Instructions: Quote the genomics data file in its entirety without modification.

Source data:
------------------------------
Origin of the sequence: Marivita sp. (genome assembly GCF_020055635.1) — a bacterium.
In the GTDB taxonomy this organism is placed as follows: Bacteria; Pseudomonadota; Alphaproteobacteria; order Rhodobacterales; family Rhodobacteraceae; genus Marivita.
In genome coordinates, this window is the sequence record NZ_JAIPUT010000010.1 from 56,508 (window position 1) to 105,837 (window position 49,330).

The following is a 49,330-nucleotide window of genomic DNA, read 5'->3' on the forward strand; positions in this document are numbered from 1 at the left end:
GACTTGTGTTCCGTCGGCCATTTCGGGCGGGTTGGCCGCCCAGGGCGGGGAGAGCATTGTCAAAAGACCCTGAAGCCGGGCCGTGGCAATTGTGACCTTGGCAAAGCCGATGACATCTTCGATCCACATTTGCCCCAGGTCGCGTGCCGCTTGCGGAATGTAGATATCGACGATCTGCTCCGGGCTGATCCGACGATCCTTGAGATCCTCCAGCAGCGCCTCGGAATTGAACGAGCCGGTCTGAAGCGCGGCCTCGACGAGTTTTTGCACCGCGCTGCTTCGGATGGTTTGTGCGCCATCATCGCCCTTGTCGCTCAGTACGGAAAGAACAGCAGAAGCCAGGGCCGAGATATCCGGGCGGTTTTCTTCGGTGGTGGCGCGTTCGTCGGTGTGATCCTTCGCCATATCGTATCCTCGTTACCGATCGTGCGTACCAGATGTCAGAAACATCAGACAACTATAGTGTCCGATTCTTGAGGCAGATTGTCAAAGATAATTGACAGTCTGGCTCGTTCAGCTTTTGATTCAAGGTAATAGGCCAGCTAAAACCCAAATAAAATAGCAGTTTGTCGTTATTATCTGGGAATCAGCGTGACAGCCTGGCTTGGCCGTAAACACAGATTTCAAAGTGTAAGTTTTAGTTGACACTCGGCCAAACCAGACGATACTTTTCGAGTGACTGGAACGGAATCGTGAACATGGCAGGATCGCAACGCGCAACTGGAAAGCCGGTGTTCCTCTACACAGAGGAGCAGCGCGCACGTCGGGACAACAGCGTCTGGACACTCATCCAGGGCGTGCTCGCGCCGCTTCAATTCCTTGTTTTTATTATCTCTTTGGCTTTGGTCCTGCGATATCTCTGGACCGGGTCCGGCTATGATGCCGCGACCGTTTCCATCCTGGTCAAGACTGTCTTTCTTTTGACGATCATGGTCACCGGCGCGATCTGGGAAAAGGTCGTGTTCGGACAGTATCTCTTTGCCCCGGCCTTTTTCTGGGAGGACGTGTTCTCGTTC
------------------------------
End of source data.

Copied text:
Origin of the sequence: Marivita sp. (genome assembly GCF_020055635.1) — a bacterium.
In the GTDB taxonomy this organism is placed as follows: Bacteria; Pseudomonadota; Alphaproteobacteria; order Rhodobacterales; family Rhodobacteraceae; genus Marivita.
In genome coordinates, this window is the sequence record NZ_JAIPUT010000010.1 from 56,508 (window position 1) to 105,837 (window position 49,330).

The following is a 49,330-nucleotide window of genomic DNA, read 5'->3' on the forward strand; positions in this document are numbered from 1 at the left end:
GACTTGTGTTCCGTCGGCCATTTCGGGCGGGTTGGCCGCCCAGGGCGGGGAGAGCATTGTCAAAAGACCCTGAAGCCGGGCCGTGGCAATTGTGACCTTGGCAAAGCCGATGACATCTTCGATCCACATTTGCCCCAGGTCGCGTGCCGCTTGCGGAATGTAGATATCGACGATCTGCTCCGGGCTGATCCGACGATCCTTGAGATCCTCCAGCAGCGCCTCGGAATTGAACGAGCCGGTCTGAAGCGCGGCCTCGACGAGTTTTTGCACCGCGCTGCTTCGGATGGTTTGTGCGCCATCATCGCCCTTGTCGCTCAGTACGGAAAGAACAGCAGAAGCCAGGGCCGAGATATCCGGGCGGTTTTCTTCGGTGGTGGCGCGTTCGTCGGTGTGATCCTTCGCCATATCGTATCCTCGTTACCGATCGTGCGTACCAGATGTCAGAAACATCAGACAACTATAGTGTCCGATTCTTGAGGCAGATTGTCAAAGATAATTGACAGTCTGGCTCGTTCAGCTTTTGATTCAAGGTAATAGGCCAGCTAAAACCCAAATAAAATAGCAGTTTGTCGTTATTATCTGGGAATCAGCGTGACAGCCTGGCTTGGCCGTAAACACAGATTTCAAAGTGTAAGTTTTAGTTGACACTCGGCCAAACCAGACGATACTTTTCGAGTGACTGGAACGGAATCGTGAACATGGCAGGATCGCAACGCGCAACTGGAAAGCCGGTGTTCCTCTACACAGAGGAGCAGCGCGCACGTCGGGACAACAGCGTCTGGACACTCATCCAGGGCGTGCTCGCGCCGCTTCAATTCCTTGTTTTTATTATCTCTTTGGCTTTGGTCCTGCGATATCTCTGGACCGGGTCCGGCTATGATGCCGCGACCGTTTCCATCCTGGTCAAGACTGTCTTTCTTTTGACGATCATGGTCACCGGCGCGATCTGGGAAAAGGTCGTGTTCGGACAGTATCTCTTTGCCCCGGCCTTTTTCTGGGAGGACGTGTTCTCGTTC